Lance Berkman, 37, retires after 16 big league seasons
01/30/2014 6:51 PM
Former Cape Cod Baseball League batting champion Lance Berkman (Wareham, 1996) is calling it quits.
“It doesn’t make sense to play in the physical condition I’m in,” the 16-year major league veteran told MLB.com Wednesday, referring to continuing problems with his right knee that limited him to just 73 games last season for the Texas Rangers.
Berkman, 37, is a six-time National League All-Star who played for five teams that made the postseason, including the 2011 World Series champion St. Louis Cardinals. A Texas native, he was a college star at Rice University when he was drafted by Houston in the first round (16th overall) in 1997. He spent most of his first 12 big league seasons with the Astros, and also played for the Yankees, Cardinals and Rangers.
In 2010, Houston traded Berkman to the Yankees, who used him as a designated hitter and backup first baseman. He finished the season with 14 home runs and his .248 batting average was the lowest of his career for a full season. However, 2011 was a different story. After being cut loose by the Yankees, he signed as a free agent with the Cardinals and helped lead them into the World Series by belting 31 homers and hitting .301, his highest batting average in three seasons.
His fellow players responded by voting him the National League Comeback Player of the Year.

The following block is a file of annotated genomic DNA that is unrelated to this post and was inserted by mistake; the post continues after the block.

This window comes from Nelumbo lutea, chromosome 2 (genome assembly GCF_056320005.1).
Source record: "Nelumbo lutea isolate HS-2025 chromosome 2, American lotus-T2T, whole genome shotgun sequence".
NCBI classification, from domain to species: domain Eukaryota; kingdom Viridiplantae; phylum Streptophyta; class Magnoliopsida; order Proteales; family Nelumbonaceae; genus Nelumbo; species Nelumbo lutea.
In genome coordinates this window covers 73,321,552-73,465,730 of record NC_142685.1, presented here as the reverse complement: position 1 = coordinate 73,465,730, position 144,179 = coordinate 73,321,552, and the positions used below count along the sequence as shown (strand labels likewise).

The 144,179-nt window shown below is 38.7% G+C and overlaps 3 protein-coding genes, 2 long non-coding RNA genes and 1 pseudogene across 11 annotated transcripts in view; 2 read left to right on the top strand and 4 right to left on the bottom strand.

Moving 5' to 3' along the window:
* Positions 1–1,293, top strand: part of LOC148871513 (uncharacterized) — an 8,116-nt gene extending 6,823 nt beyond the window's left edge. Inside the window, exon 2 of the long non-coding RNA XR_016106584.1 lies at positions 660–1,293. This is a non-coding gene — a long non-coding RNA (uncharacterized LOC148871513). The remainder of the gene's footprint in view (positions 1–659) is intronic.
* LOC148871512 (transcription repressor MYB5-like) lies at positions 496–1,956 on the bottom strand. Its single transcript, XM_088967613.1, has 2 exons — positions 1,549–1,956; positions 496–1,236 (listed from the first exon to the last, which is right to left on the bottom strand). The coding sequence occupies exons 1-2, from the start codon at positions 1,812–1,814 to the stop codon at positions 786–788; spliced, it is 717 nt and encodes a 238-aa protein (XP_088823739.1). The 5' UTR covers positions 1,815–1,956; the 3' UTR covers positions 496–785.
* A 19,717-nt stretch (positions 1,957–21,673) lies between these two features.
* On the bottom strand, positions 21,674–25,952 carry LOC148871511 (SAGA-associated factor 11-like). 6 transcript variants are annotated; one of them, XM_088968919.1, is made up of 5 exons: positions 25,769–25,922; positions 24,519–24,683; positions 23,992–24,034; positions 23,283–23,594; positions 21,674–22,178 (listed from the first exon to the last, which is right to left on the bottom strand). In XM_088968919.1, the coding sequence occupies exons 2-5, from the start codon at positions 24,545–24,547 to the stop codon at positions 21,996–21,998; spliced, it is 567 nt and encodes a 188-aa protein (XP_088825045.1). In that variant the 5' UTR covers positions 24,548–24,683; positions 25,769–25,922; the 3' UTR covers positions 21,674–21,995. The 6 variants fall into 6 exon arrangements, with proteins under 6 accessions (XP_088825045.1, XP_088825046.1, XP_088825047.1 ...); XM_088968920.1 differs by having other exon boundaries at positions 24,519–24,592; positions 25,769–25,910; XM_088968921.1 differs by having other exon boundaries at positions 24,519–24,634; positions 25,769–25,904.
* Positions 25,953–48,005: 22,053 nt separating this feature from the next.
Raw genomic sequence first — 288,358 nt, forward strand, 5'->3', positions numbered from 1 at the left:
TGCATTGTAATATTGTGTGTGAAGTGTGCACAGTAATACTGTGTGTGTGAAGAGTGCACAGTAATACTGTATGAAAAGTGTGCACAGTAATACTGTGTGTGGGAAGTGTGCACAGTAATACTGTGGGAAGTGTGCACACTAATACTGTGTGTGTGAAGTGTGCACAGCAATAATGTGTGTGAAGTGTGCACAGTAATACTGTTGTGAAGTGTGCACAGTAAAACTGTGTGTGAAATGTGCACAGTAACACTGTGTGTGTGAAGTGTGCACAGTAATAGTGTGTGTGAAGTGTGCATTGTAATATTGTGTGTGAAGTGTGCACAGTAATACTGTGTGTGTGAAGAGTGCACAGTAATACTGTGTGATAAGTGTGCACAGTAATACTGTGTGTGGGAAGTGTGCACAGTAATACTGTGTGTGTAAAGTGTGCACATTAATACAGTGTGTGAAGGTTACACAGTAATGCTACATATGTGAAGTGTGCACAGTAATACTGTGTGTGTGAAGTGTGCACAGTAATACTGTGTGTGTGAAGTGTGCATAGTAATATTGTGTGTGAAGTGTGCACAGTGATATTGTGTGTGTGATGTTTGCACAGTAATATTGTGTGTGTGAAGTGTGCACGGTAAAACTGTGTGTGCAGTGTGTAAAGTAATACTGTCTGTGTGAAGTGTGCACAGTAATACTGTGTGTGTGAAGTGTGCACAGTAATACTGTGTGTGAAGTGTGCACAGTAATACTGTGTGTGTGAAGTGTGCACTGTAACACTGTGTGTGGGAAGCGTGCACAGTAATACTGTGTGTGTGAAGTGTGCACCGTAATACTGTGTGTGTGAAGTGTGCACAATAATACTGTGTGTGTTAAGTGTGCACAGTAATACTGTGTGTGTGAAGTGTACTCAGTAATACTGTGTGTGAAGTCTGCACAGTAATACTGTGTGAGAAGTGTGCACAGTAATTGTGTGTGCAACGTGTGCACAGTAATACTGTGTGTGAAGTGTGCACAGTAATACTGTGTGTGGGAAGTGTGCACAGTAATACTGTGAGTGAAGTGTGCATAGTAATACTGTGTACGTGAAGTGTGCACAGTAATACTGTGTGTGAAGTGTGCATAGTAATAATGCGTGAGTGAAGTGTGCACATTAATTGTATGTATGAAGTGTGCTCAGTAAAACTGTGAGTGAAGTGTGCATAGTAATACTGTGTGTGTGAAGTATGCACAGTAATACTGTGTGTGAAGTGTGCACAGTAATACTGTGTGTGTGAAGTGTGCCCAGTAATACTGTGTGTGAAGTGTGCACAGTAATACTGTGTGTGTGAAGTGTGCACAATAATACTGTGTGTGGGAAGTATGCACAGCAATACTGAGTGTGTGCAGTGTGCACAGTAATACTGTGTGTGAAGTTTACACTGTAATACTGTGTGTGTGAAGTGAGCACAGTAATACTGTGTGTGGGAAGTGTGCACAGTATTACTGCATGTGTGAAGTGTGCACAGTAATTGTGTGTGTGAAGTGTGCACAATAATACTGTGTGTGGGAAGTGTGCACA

The first baseman-outfielder owns a career .293 batting average and has accumulated 1,905 hits, 366 home runs and 1,234 RBIs. His .9429 OPS is the 26th highest all-time among players who appeared in at least 500 games, better than Hall of Famers Hank Aaron and Willie Mays.
Berkman hit .352 for Wareham in 1996 to win the Thurman Munson Award as the Cape League’s batting champion. Back at Rice in 1997, he hit 41 home runs, third highest total in NCAA history, and was named National College Player of the Year and a first team All-America by Collegiate Baseball Magazine, Baseball America and The Sporting News.
He led the Owls to their first College World Series appearance and had a career .385 batting average with 67 home runs and 272 RBIs.
Berkman is the latest veteran big leaguer with Cape League ties to retire after the 2013 MLB season. First baseman Todd Helton (Orleans, 1994) stepped down at age 40 after 17 years with the Colorado Rockies, and utility player Jerry Hairston Jr. (Bourne, 1996; Wareham, 1997), 37, ended a 16-year career with nine different teams as he moved from the playing field to the TV booth with the Los Angeles Dodgers.